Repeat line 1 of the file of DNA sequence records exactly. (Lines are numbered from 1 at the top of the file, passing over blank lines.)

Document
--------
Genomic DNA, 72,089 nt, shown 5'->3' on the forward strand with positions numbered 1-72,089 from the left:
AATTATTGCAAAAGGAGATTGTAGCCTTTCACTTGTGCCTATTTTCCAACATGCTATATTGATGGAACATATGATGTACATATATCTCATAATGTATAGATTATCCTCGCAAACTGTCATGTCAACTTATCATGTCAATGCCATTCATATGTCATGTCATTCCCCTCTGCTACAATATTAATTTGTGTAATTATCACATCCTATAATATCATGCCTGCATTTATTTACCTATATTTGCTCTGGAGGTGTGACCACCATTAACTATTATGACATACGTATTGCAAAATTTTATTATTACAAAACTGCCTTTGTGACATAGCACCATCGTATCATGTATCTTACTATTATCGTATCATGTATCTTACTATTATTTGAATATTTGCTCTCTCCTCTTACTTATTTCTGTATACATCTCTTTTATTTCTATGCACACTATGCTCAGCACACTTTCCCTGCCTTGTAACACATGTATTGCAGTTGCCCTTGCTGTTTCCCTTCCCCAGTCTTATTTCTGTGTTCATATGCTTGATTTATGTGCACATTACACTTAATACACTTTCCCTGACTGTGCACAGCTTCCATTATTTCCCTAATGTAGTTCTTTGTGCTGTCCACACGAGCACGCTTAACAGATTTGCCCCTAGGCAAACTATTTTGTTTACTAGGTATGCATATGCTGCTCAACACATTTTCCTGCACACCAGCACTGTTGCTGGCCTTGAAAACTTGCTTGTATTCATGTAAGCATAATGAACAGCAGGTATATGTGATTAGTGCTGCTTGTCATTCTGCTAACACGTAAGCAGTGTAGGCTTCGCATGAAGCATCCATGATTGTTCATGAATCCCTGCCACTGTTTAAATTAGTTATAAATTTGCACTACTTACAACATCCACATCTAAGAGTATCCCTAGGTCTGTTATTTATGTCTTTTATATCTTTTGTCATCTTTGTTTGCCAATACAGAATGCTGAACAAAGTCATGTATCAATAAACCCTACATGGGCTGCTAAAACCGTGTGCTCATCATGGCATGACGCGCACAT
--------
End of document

Genomic DNA, 72,089 nt, shown 5'->3' on the forward strand with positions numbered 1-72,089 from the left: